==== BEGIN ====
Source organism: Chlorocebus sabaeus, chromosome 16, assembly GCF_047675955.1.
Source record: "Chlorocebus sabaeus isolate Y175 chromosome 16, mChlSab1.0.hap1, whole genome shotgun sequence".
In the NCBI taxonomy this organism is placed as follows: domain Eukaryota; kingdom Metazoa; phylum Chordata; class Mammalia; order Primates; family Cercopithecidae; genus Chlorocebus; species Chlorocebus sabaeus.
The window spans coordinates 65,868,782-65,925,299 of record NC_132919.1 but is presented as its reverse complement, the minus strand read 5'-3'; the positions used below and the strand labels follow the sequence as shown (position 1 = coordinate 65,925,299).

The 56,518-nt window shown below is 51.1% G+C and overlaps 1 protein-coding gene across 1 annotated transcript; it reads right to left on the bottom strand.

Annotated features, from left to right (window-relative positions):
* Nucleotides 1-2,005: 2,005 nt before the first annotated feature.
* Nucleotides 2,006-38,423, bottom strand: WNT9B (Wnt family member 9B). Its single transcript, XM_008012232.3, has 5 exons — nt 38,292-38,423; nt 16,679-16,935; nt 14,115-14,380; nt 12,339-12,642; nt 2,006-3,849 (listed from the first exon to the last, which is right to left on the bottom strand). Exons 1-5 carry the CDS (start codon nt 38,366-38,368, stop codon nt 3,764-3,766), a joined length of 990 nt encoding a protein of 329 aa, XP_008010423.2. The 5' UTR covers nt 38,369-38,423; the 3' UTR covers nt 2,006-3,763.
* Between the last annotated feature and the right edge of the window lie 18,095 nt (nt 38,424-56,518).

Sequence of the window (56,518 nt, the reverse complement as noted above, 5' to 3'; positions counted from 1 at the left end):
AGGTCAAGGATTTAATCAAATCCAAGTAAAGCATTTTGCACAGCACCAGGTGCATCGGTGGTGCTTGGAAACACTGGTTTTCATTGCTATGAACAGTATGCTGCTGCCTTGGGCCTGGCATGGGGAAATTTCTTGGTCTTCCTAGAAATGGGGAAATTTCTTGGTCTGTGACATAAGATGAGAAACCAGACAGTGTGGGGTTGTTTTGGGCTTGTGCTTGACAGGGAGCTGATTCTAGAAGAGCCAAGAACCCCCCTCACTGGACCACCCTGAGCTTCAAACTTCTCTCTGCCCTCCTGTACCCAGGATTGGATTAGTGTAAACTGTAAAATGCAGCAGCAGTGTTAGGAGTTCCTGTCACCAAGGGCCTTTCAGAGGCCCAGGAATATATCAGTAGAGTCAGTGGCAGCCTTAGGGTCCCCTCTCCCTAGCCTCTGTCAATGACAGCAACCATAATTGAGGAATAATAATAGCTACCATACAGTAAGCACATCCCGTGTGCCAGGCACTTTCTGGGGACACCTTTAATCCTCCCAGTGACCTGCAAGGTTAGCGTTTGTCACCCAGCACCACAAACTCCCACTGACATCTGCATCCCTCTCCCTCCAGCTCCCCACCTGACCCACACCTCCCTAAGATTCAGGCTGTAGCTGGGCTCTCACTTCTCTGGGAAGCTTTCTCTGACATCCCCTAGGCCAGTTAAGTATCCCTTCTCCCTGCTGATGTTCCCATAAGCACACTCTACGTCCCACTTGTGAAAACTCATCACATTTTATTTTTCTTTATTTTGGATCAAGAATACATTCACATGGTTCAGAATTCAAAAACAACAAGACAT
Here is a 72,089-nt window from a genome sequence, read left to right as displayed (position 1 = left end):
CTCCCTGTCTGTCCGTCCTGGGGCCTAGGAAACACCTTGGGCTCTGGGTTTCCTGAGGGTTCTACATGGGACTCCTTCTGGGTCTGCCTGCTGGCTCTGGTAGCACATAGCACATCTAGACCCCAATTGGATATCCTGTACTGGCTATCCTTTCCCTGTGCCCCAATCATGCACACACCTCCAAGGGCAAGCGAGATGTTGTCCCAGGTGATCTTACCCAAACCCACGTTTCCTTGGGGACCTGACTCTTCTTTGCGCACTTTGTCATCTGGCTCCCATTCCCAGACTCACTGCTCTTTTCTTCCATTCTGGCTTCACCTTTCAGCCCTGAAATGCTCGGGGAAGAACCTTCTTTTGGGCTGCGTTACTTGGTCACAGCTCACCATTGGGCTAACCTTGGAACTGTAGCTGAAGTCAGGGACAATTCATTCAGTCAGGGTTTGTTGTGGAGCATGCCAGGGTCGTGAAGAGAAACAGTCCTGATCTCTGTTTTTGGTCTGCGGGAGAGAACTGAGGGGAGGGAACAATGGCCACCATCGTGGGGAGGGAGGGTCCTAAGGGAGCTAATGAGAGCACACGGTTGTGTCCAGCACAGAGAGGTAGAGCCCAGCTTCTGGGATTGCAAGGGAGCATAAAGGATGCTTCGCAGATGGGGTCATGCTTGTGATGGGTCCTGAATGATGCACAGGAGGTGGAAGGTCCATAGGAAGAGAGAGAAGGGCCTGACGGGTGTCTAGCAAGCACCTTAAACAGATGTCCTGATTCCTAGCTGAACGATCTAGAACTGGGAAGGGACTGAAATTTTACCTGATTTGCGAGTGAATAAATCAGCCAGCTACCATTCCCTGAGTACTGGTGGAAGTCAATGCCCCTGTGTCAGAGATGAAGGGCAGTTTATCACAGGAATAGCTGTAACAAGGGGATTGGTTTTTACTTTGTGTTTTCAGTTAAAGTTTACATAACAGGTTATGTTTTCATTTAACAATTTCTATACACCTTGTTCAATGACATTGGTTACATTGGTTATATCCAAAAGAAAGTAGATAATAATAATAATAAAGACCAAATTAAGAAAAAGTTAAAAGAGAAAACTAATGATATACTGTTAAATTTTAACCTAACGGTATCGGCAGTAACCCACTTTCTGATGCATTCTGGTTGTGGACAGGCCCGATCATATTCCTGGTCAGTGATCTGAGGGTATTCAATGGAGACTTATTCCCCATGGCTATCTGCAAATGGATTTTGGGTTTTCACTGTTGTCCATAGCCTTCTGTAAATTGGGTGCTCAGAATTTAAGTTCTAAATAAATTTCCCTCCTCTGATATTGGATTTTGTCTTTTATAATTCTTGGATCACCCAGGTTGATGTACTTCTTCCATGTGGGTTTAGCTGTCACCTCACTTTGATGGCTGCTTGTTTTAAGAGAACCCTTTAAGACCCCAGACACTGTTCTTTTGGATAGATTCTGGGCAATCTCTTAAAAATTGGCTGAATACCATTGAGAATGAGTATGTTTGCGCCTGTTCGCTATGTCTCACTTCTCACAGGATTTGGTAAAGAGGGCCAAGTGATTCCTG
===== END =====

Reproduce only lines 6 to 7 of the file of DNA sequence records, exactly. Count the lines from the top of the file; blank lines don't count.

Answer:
Annotated features, from left to right (window-relative positions):
* Nucleotides 1-2,005: 2,005 nt before the first annotated feature.